I enjoyed both shows, but I think a comparison of their similarities shows that some of  Christie's storylines aren't as remote from present day writers' concerns as many people may think. And one might argue that the essential artificiality of the classic whodunit form means that the use of coincidence and the improbable can, in some cases, be more artistically satisfactory than their use in the context of a story that strives for much greater realism.

As a writer interested in blending the classic form with a contemporary approach, this is a topic that I find thought-provoking and I plan to talk about it again in the future..In the meantime, I welcome any comments. (Incidentally, I received today a fascinating email from someone who preferred not to sign up to post a comment, and of course I welcome any direct dialogue with readers.)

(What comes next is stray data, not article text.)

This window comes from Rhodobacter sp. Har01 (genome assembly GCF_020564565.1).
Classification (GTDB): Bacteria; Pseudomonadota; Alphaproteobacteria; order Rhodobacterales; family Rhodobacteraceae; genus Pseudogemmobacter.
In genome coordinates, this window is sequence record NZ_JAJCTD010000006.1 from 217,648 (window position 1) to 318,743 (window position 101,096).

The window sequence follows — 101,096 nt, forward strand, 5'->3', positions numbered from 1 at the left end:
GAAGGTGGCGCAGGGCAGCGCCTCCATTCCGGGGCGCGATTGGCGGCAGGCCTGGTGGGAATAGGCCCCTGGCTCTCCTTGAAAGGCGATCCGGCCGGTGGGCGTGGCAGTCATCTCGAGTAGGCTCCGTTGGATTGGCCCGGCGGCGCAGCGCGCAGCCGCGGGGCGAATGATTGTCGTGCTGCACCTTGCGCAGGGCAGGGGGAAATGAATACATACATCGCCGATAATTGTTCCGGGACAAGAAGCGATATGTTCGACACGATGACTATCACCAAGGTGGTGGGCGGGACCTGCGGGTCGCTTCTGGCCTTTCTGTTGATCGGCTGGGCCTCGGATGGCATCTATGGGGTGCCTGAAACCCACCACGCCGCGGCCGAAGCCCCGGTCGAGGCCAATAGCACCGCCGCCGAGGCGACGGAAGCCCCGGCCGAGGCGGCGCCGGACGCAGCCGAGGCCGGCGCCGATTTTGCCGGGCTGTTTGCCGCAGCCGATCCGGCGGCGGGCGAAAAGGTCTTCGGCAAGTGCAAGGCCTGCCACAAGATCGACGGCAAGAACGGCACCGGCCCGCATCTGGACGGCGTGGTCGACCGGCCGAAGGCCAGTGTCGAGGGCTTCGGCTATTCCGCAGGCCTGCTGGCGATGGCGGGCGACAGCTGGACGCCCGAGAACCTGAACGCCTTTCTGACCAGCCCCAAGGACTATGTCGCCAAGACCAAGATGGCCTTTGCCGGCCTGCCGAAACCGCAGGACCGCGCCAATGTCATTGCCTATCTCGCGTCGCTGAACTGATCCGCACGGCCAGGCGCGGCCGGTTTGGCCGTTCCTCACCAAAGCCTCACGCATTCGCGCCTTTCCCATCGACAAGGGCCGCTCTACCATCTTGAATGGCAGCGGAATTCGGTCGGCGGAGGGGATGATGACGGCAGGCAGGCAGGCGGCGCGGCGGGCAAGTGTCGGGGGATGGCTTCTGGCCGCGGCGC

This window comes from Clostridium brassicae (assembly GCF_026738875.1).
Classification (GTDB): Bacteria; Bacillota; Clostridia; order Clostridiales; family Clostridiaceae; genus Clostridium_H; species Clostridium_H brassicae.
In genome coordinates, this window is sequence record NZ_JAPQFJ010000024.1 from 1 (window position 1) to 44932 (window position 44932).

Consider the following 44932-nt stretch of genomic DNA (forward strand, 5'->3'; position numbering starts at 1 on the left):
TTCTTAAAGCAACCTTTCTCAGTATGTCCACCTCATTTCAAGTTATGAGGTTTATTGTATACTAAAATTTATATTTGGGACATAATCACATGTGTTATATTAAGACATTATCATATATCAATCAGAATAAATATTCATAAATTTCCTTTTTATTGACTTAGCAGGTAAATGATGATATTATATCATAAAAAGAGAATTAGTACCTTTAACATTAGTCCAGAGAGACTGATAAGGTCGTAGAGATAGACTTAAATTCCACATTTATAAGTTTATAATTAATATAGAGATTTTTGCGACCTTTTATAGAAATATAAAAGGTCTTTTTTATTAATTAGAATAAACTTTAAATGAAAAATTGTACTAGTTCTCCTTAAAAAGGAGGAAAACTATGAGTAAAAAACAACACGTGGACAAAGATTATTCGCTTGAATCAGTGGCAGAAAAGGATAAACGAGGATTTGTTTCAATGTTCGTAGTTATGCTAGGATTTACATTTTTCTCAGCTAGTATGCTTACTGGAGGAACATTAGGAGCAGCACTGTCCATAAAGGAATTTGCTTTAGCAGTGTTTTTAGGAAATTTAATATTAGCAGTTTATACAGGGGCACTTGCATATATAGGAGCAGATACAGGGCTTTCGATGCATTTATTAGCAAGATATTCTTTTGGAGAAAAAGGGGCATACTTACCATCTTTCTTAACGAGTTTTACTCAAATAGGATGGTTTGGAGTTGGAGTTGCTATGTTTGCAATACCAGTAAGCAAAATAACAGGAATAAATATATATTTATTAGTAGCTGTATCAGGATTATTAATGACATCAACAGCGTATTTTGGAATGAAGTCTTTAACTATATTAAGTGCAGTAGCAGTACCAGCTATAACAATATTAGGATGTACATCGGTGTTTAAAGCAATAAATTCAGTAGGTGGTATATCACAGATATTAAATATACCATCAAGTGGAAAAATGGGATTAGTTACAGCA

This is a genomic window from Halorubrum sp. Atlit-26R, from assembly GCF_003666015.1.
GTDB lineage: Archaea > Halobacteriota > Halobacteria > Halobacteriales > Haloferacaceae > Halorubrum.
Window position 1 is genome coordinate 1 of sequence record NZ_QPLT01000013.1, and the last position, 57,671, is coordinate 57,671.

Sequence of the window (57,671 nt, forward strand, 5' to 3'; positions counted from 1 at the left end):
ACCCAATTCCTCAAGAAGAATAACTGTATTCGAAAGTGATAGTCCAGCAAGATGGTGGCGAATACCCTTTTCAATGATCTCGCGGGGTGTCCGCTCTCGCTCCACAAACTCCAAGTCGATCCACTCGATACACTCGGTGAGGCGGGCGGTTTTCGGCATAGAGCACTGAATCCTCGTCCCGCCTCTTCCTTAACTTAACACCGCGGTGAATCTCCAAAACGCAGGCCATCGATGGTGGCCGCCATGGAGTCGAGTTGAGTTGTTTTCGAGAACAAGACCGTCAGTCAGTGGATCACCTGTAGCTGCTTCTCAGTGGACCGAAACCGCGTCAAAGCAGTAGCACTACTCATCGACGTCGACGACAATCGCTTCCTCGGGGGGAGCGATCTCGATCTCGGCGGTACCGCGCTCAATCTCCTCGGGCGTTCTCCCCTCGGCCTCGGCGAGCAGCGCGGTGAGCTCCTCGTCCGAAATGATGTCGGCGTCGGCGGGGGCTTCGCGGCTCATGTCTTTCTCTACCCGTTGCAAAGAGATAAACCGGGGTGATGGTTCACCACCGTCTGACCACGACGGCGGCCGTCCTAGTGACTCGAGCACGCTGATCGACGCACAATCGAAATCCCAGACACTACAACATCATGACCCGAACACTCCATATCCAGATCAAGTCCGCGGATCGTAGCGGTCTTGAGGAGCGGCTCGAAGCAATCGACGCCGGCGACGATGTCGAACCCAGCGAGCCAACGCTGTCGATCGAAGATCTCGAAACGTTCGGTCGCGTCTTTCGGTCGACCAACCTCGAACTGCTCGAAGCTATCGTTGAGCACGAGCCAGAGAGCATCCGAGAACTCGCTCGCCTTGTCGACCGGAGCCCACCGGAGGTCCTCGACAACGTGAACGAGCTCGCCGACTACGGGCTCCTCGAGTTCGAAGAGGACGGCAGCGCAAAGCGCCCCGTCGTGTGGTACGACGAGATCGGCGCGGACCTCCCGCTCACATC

Friday, 15 November 2013

Forgotten Book - The Norwich Victims

I've mentioned The Norwich Victims, by Francis Beeding, several times in previous blog posts. It's timely to feature the novel as today's Forgotten Book, since Arcturus have now brought out a mass market paperback edition. I'm very glad to see this - not least because a while ago, I encouraged their very pleasant and enthusiastic crime editor to take a look at both this book and Henry Wade's Lonely Magdalen. I'm delighted to say that Arcturus subsequently decided to bring these two excellent stories back for a new generation of readers to enjoy.

Having read the book before, I knew the ingenious plot twist that makes The Norwich Victims so special, but I found that this did not spoil my enjoyment. Rather, I had the chance to admire the skill with which Beeding (a pen-name for two writing friends) skated over rather thin ice. I also felt that the smooth and highly readable writing style has stood the test of time. The same cannot be said of all detective novels of a similar vintage.This story first appeared in 1931, and the duo's few detective stories are very good indeed. I haven't yet tried their spy thrillers.